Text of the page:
Tuesday, January 18, 2011

When child care goes right (so far)

We've sampled a wide range of child care over the years. When Ben was born, child care around here was virtually impossible to get. By the time I had to go back to work, I had no child care, so my lovely sister stepped into the breach and became our daytime paid nanny. This was unquestionably fabulous, and we were really lucky to have such an amazing circumstance. She soldiered on for five years before looking after my children threatened to make her childless for life, and was possibly starting to induce cackling.

We then moved to family day care, both because Elissa was only 6 months old, and because I really couldn't afford the larger day care centres. That worked out really well too. Our first carer stopped when she got married and her sister took over. It was flexible and worked well for our family. Then the second carer had her second child, and she stopped too. We couldn't find another carer that met our criteria (could take both kids and wasn't a 30min drive away), so we switched to a group day care.

That's mostly been pretty good too. Charlie didn't like it, but he was also going to preschool 3 days a week, which he much preferred and was where he had made his friends. (Preschool is another form of child care we are very happy with. I love our preschool.) He only went one day a week, so it wasn't so bad. Elissa loves it. She's made lots of friends and clearly has heaps of fun.

However, by the end of last year, distinct behaviour issues were starting arise with Elissa. Not a huge surprise - she had just turned 3, after all. Still, she was becoming more and more impossible whenever she didn't get her way, and "her way" was becoming more and more ridiculous. By the time we started the three week break from day care over Christmas, she was infuriating to be around. We've spent those three weeks re-establishing boundaries, being as consistent as is humanly possible and slowly working towards the point that I don't want to strangle her the moment she gets out of bed.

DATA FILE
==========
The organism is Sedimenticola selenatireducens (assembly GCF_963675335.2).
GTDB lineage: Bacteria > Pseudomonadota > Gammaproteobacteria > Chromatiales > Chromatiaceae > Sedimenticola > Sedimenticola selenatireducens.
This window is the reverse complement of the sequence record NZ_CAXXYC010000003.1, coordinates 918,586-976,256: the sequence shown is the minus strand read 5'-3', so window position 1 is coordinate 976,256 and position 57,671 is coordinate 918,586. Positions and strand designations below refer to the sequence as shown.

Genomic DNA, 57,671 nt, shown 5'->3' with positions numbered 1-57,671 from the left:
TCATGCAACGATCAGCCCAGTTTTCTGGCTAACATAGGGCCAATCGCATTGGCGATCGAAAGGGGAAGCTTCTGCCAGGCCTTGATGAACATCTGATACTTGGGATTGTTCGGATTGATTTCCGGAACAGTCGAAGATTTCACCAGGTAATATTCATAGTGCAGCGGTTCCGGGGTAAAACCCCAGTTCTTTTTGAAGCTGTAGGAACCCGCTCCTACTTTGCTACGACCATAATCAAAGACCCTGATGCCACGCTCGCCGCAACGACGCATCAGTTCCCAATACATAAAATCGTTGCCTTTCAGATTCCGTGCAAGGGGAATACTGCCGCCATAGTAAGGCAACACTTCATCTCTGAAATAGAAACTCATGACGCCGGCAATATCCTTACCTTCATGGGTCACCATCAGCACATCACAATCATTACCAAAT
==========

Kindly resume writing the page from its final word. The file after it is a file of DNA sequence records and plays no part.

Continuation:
Day care started back yesterday, so today I had a meeting with the director. I'm always nervous when I have to criticise someone on the way they do their job, and I was not looking forward to this. However, we had a very sensible conversation about Elissa's behaviour and how I felt their current approach to her was Not Helping. The director was .... I think relieved is the best description. I gather many parents at the centre get a little stroppy if the carers are firm with their kids. She seemed very happy indeed that I was asking for boundaries and was more than prepared to back them up at home.

So now we see what happens next. I suspect if my requests are acted upon, Elissa will suddenly really NOT want to go to day care. That's ok, we can work through that - should only take a couple of weeks based on the last three weeks' experience. I'm a little cautious in my optimism though - we're running against the nature of one of the carers, who, in the words of the director "likes to baby her babies".

But still, how nice to be supported and met with appreciation rather than defensiveness! I know child care is a business, but it still needs to be carried out in partnership with parents. It certainly appears they are trying hard to do just that.

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